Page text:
By Jayashika Padmasiri
It is a universally acknowledged fact that in a country where the main source behind power and energy is water, droughts and lack of rain can create a huge crisis in the nation’s power and energy system which distributes electricity. Sri Lanka has been serving as a witness to this fact for a very long time now: the citizenry of this nation has been paying for this through power cuts regularly. Nevertheless, last week the Power and Energy Ministry of Sri Lanka as an alternative pathway to solve this problem initiated three wind power plants in Puttalam. Though the ministry initiated this project as a positive step which would provide 30 megawatts capacity to the national power and energy system in the country, there are mixed reactions in the community about this new project. Some people applaud it, while some people disapprove of it. The Daily Mirror visited Puttalam and went to see these wind plants that half of the country are talking about.
The windmills stood like tall white winter statues from a distance. Some of the windmills were situated on the beach, while some were situated inside farms: cultivation grounds that the private companies in charge of this project have bought from the local community of the area. The sound of machinery could also be heard after the switches of the machines were switched on by the Power and Energy Minister Champika Ranawaka. During the inaugural speech Minister Ranawaka stated, “Today the consumption of electricity has increased three times the amount of what was earlier. And buying electricity under short term foundations has created major issues for our country. However we hope that at least by next year, October this situation would change. Today the resources such as oil, gas and coal are fast deteriorating. So by the year 2030 if the world does not shut down the coal power plants, there would be drastic issues. Besides the natural source of energy that humankind can attain from the sun and the wind is economically more beneficial to us.”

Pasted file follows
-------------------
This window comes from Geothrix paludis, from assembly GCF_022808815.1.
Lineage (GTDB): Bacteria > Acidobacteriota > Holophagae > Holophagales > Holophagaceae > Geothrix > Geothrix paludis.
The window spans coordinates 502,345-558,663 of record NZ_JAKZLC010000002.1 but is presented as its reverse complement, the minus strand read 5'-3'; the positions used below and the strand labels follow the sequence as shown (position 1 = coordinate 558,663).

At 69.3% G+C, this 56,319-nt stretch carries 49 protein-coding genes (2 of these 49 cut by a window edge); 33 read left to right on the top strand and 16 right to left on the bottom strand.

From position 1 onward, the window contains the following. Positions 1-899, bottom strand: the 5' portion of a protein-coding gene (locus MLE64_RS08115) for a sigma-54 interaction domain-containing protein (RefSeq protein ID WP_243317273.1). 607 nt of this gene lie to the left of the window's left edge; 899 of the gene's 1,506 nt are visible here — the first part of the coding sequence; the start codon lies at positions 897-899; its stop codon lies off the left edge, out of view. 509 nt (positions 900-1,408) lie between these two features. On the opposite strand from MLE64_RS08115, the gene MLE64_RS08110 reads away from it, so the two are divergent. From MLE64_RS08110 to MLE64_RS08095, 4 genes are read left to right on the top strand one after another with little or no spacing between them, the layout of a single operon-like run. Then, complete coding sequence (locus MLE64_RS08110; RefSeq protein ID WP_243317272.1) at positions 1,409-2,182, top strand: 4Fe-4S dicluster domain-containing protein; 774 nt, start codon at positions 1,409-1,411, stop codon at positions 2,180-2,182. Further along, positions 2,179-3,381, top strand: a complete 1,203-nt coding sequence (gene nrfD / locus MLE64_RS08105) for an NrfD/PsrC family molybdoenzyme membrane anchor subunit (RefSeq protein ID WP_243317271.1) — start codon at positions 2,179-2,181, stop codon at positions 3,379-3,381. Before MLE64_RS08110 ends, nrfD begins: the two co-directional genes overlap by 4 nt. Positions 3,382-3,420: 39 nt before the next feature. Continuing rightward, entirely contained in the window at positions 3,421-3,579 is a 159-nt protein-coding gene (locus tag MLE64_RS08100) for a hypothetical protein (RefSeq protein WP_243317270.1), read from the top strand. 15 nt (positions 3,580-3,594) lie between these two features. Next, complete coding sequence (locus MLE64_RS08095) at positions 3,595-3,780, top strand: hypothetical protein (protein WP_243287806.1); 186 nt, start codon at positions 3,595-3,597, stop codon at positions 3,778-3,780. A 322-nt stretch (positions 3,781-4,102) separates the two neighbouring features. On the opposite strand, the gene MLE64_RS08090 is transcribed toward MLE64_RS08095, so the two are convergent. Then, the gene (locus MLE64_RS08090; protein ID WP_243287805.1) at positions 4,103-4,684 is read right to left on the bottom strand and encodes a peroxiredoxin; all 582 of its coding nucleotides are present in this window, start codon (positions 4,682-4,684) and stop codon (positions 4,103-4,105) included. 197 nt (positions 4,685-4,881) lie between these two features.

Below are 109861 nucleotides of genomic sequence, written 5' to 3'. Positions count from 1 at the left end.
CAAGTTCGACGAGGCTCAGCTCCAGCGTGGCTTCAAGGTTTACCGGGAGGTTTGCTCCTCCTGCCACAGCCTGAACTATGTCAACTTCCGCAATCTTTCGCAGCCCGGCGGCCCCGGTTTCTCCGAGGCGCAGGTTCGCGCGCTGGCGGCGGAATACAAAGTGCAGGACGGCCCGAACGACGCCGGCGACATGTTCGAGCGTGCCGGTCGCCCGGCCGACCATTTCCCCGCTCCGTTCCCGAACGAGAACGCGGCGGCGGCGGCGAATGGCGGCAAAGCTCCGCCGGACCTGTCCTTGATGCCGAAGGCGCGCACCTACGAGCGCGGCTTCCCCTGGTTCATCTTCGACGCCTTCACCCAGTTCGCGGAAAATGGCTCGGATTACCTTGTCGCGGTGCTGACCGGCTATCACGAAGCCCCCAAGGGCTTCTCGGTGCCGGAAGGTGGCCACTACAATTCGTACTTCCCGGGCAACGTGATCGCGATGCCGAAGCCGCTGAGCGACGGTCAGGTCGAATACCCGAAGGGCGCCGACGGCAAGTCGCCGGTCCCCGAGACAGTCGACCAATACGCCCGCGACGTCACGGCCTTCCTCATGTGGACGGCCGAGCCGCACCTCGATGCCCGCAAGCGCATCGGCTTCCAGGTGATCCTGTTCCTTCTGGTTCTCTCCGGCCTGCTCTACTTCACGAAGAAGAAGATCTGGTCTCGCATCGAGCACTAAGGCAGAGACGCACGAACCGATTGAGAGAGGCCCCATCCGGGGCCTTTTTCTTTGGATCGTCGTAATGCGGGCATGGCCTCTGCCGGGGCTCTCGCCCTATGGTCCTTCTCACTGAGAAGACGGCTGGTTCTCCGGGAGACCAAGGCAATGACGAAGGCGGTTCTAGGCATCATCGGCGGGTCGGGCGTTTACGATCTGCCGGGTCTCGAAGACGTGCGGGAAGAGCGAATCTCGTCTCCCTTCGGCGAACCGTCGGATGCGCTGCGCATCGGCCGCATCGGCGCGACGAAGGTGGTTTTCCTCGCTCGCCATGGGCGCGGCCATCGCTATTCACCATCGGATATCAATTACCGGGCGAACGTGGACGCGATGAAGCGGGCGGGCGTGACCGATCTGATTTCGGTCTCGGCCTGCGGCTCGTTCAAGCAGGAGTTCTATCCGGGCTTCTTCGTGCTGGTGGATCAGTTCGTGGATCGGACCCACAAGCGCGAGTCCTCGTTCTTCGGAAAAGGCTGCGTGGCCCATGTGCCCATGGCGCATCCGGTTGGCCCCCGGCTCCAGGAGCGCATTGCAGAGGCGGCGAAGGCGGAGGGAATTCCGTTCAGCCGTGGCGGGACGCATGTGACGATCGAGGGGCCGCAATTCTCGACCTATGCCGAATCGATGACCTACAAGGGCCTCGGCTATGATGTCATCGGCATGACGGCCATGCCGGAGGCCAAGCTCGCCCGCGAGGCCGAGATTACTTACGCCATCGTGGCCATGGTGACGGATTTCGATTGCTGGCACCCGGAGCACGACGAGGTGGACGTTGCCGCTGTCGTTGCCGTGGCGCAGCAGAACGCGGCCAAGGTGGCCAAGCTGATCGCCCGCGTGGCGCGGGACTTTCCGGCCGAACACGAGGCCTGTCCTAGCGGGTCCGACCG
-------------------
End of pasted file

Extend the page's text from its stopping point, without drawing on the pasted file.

Speaking further Ranawaka added that in the future wind power plants would be constructed at places such as Mannar and Pooneryn as well. However, before concluding his speech the Minister further stated, “Today there are a lot of issues concerning the electricity generating process, drinking water and thermal power plants. So the answer to this cannot be found by temporary solutions such as cutting power for six months. Those efforts are like literarily covering up a serious wound with temporary bandages. So that is why we are implementing such projects as this, which will benefit the future generations.”
The three wind power plants are situated in Daluwa (a village in Nirmalapura), Puttalam and in Sethapola. From these three power plants 90 hours of gigawatts would be provided to the national power and energy system. This project targets to increase the capacity of power by 15% by the year 2015 and by 20% by year 2020, by providing 400 megawatts to the national power and energy system. These wind power plants have been built at the cost of Rs 7200 million. This is a megaproject, which would hopefully benefit the nation in the future. Yet unfortunately some of the residents in the area are against the building of the wind power plants.